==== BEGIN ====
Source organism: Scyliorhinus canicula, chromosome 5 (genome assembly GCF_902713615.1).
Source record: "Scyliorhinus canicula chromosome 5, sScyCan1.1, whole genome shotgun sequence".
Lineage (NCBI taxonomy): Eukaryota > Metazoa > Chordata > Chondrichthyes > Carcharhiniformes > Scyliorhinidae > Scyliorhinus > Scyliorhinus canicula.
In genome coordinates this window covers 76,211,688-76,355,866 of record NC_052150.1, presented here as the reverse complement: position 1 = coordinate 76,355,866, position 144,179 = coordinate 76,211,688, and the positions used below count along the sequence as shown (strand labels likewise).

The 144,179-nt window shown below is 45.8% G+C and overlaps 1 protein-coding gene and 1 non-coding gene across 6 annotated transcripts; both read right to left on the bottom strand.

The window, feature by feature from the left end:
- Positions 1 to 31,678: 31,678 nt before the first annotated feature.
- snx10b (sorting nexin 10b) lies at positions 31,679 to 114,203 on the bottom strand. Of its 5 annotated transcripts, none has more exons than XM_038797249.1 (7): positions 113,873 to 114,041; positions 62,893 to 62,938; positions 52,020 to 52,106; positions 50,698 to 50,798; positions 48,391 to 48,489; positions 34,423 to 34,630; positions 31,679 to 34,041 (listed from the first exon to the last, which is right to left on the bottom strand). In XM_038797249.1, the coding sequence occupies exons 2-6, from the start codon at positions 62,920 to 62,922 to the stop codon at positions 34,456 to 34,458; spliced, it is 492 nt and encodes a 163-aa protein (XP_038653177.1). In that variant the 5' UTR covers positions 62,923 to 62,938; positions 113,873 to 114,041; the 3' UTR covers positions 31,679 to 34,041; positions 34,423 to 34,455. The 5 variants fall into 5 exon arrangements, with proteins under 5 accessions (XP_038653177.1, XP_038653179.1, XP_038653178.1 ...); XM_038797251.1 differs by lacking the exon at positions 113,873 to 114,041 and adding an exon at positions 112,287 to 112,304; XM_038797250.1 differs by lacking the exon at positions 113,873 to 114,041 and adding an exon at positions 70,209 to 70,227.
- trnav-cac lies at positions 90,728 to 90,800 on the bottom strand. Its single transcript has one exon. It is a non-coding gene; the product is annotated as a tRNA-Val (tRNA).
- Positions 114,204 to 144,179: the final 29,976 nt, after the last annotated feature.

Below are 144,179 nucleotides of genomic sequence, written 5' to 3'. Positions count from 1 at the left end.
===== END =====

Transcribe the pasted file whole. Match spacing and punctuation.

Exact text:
Source organism: Scyliorhinus canicula, chromosome 5 (genome assembly GCF_902713615.1).
Source record: "Scyliorhinus canicula chromosome 5, sScyCan1.1, whole genome shotgun sequence".
Lineage (NCBI taxonomy): Eukaryota > Metazoa > Chordata > Chondrichthyes > Carcharhiniformes > Scyliorhinidae > Scyliorhinus > Scyliorhinus canicula.
In genome coordinates this window covers 76,211,688-76,355,866 of record NC_052150.1, presented here as the reverse complement: position 1 = coordinate 76,355,866, position 144,179 = coordinate 76,211,688, and the positions used below count along the sequence as shown (strand labels likewise).

The 144,179-nt window shown below is 45.8% G+C and overlaps 1 protein-coding gene and 1 non-coding gene across 6 annotated transcripts; both read right to left on the bottom strand.

The window, feature by feature from the left end:
- Positions 1 to 31,678: 31,678 nt before the first annotated feature.
- snx10b (sorting nexin 10b) lies at positions 31,679 to 114,203 on the bottom strand. Of its 5 annotated transcripts, none has more exons than XM_038797249.1 (7): positions 113,873 to 114,041; positions 62,893 to 62,938; positions 52,020 to 52,106; positions 50,698 to 50,798; positions 48,391 to 48,489; positions 34,423 to 34,630; positions 31,679 to 34,041 (listed from the first exon to the last, which is right to left on the bottom strand). In XM_038797249.1, the coding sequence occupies exons 2-6, from the start codon at positions 62,920 to 62,922 to the stop codon at positions 34,456 to 34,458; spliced, it is 492 nt and encodes a 163-aa protein (XP_038653177.1). In that variant the 5' UTR covers positions 62,923 to 62,938; positions 113,873 to 114,041; the 3' UTR covers positions 31,679 to 34,041; positions 34,423 to 34,455. The 5 variants fall into 5 exon arrangements, with proteins under 5 accessions (XP_038653177.1, XP_038653179.1, XP_038653178.1 ...); XM_038797251.1 differs by lacking the exon at positions 113,873 to 114,041 and adding an exon at positions 112,287 to 112,304; XM_038797250.1 differs by lacking the exon at positions 113,873 to 114,041 and adding an exon at positions 70,209 to 70,227.
- trnav-cac lies at positions 90,728 to 90,800 on the bottom strand. Its single transcript has one exon. It is a non-coding gene; the product is annotated as a tRNA-Val (tRNA).
- Positions 114,204 to 144,179: the final 29,976 nt, after the last annotated feature.

Below are 144,179 nucleotides of genomic sequence, written 5' to 3'. Positions count from 1 at the left end.